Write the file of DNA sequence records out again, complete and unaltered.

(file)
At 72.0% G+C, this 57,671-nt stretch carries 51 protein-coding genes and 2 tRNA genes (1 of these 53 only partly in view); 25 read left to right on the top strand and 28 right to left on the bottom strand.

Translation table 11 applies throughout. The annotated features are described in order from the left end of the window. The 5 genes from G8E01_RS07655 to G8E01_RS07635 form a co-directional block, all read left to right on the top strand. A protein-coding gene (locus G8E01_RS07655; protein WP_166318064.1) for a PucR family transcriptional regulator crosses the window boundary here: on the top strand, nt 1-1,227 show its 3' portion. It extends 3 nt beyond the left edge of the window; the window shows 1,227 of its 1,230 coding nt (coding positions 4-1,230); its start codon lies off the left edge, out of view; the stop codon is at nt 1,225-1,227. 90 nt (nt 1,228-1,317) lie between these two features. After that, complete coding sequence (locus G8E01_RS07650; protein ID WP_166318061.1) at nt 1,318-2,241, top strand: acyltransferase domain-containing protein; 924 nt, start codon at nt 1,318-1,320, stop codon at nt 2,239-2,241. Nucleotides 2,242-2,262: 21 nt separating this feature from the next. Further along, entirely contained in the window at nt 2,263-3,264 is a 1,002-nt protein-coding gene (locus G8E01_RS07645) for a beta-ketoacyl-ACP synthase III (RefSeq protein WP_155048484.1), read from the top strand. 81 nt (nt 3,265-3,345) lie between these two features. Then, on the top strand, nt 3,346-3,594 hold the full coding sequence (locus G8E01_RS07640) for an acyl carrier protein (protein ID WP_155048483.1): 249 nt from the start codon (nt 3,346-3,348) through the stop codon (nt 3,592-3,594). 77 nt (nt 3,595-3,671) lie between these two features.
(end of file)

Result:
At 72.0% G+C, this 57,671-nt stretch carries 51 protein-coding genes and 2 tRNA genes (1 of these 53 only partly in view); 25 read left to right on the top strand and 28 right to left on the bottom strand.

Translation table 11 applies throughout. The annotated features are described in order from the left end of the window. The 5 genes from G8E01_RS07655 to G8E01_RS07635 form a co-directional block, all read left to right on the top strand. A protein-coding gene (locus G8E01_RS07655; protein WP_166318064.1) for a PucR family transcriptional regulator crosses the window boundary here: on the top strand, nt 1-1,227 show its 3' portion. It extends 3 nt beyond the left edge of the window; the window shows 1,227 of its 1,230 coding nt (coding positions 4-1,230); its start codon lies off the left edge, out of view; the stop codon is at nt 1,225-1,227. 90 nt (nt 1,228-1,317) lie between these two features. After that, complete coding sequence (locus G8E01_RS07650; protein ID WP_166318061.1) at nt 1,318-2,241, top strand: acyltransferase domain-containing protein; 924 nt, start codon at nt 1,318-1,320, stop codon at nt 2,239-2,241. Nucleotides 2,242-2,262: 21 nt separating this feature from the next. Further along, entirely contained in the window at nt 2,263-3,264 is a 1,002-nt protein-coding gene (locus G8E01_RS07645) for a beta-ketoacyl-ACP synthase III (RefSeq protein WP_155048484.1), read from the top strand. 81 nt (nt 3,265-3,345) lie between these two features. Then, on the top strand, nt 3,346-3,594 hold the full coding sequence (locus G8E01_RS07640) for an acyl carrier protein (protein ID WP_155048483.1): 249 nt from the start codon (nt 3,346-3,348) through the stop codon (nt 3,592-3,594). 77 nt (nt 3,595-3,671) lie between these two features.